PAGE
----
Tonto Natural Bridge State Park improvement wanted

[Source; Ginger Rough, the Arizona Republic] –The Tonto Natural Bridge State Park, with its spectacular views and dramatic sight lines, routinely draws more than 60,000 tourists every year. But most of those visitors only stay a few hours. Now, Arizona State Parks is hoping to change that – possibly by partnering with a private firm to operate a small hotel or a restaurant at the Payson-area site. “The lodge that is up there has never really been open to the public – it’s a potential asset that has never been used,” said Jay Ziemann, assistant director of Arizona State Parks. “But there’s a lot of potential to broaden the market to those that might like to come up, visit and stay there.”

Tonto Natural Bridge, about 14 miles northwest of Payson, is one of the state’s newer parks, added to the system in 1990. At its heart is the bridge, believed to be the largest natural travertine trestle in the world. It stands 183 feet high over a 400-foot long tunnel that measures 150 feet at its widest point. Tourists come to the park to camp, hike and explore the area’s trails and waterfall. But facilities at the site are somewhat limited and include only a gift shop, some picnic-table areas and a few portable restrooms.

The park’s historic Tonto Lodge was built in the 1920s. The state purchased it along with the park and has just finished bringing it up to code – installing fire-suppression systems and making sure it has adequate sewer and drinking-water systems. The lodge features 10 upstairs bedrooms and two and a half bathrooms.

The state, which has limited money and manpower, is hoping the private sector will give it guidance on how to structure a formal partnership agreement that might ultimately result in the lodge being opened to the public. Last month, the parks department had a meeting with potential partners, and they have now put out a formal “request for information.” It’s a slightly unusual step. Arizona State Parks is hoping that by asking the private sector what they might be interested in doing, they can structure a better request for a proposal that will ultimately result in a solid plan and successful partnership. Ziemann said the state is hoping to get information back from private operators before the end of this month.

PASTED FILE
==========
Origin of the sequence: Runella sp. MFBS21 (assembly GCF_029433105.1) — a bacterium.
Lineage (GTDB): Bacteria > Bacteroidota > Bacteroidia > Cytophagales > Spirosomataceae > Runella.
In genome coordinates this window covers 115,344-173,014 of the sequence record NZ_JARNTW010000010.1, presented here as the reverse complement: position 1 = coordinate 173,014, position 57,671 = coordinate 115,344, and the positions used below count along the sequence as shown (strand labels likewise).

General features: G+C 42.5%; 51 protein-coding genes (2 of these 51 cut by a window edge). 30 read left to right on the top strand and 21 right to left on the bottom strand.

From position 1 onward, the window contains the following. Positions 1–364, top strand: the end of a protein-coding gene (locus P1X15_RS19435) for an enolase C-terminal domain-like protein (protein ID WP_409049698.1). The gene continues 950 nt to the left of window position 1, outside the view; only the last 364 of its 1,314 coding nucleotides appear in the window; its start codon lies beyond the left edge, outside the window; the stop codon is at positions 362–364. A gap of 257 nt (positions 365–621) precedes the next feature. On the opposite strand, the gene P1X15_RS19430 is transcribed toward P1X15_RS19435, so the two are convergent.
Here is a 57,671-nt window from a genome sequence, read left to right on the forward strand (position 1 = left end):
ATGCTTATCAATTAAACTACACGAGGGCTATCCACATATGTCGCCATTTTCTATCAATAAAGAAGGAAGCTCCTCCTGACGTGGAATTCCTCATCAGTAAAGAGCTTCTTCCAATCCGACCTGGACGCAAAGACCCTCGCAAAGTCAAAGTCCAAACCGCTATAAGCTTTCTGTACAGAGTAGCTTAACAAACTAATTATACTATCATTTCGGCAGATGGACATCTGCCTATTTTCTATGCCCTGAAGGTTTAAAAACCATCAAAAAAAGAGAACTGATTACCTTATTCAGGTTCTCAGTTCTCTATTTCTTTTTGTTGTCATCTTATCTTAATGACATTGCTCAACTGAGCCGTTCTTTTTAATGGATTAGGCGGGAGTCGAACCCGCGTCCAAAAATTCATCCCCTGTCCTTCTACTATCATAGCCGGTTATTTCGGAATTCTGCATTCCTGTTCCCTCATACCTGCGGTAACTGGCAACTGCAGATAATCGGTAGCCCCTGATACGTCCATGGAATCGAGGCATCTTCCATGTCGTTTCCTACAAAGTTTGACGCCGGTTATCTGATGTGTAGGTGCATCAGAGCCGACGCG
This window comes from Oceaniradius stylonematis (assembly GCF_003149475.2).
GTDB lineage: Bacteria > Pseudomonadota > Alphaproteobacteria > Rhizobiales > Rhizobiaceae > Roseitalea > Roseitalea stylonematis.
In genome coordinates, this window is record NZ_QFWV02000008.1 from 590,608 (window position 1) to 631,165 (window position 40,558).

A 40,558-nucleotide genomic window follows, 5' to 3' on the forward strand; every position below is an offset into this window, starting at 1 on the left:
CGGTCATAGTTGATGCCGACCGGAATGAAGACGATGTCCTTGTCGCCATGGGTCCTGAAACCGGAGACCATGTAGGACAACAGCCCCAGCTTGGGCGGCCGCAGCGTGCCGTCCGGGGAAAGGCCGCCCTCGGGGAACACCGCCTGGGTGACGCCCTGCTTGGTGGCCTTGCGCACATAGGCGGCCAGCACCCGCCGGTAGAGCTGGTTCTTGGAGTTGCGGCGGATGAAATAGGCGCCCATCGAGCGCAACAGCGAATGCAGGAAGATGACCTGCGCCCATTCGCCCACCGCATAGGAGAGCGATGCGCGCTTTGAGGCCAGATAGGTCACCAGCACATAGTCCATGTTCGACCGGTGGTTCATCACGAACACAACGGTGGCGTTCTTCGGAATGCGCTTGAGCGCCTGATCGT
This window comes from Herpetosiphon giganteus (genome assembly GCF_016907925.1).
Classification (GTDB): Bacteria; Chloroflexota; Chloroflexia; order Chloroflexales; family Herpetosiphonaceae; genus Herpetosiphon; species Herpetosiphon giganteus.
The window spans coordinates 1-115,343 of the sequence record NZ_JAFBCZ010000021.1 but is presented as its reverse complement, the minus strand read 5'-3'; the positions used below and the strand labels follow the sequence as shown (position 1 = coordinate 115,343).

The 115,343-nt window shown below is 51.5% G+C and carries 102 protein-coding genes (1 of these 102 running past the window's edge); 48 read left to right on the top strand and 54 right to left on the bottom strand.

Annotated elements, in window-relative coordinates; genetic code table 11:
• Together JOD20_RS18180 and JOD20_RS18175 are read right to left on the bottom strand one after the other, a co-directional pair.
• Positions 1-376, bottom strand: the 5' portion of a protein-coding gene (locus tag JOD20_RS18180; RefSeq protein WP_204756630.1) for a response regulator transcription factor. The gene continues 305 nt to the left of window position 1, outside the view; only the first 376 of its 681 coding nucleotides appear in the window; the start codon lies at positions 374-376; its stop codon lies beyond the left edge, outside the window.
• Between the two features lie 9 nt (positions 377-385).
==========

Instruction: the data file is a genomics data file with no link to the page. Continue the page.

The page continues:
Parks officials will then issue a formal request for proposals based on the feedback they receive. “We’ve offered (requests for proposals) in the past, and we haven’t gotten very much in the way of responses,” he said. “We are hoping that if we find out exactly what they might be interested in bidding on, we’ll have better luck.” Options could include building individual cabins with private baths to expand the lodge’s capacity and make it more attractive for overnight guests, as well as running a small cafe at the main property. Recent visitor surveys by the parks department found that 57 percent of people touring the park said they would be interested in using a restaurant or a snack bar.

Arizona State Parks has increasingly turned to public-private partnerships to keep its network of 30 parks open in the wake of years of budget cuts. Tonto Natural Bridge is no exception. A wide range of community partners – including Friends of Tonto Natural Bridge State Park, the city of Payson and the town of Star Valley – raised money through bake sales and other similar means last year to give State Parks more than $10,000 in operating funds for the site.

The park is a critical part of the local economy, said John Stanton, vice president of Friends of Tonto Natural Bridge State Park. The most recent study available, by the Arizona Hospitality Research & Resource Center at Northern Arizona University, found that the park had a $3.56 million economic impact in fiscal 2007. “Financially, up here, we are driven by tourism,” he said.

Derek Shreiner, president of Friends of Tonto Natural Bridge, said his organization welcomes any efforts to enhance the Lodge’s operations – especially if it keeps visitors in the park longer. “For as long as I’ve been involved, it’s been day use only,” Shreiner said. “It’s significant to us. I think there’s a lot of opportunity there.”

Arizona Nonprofits Help Rescue State Parks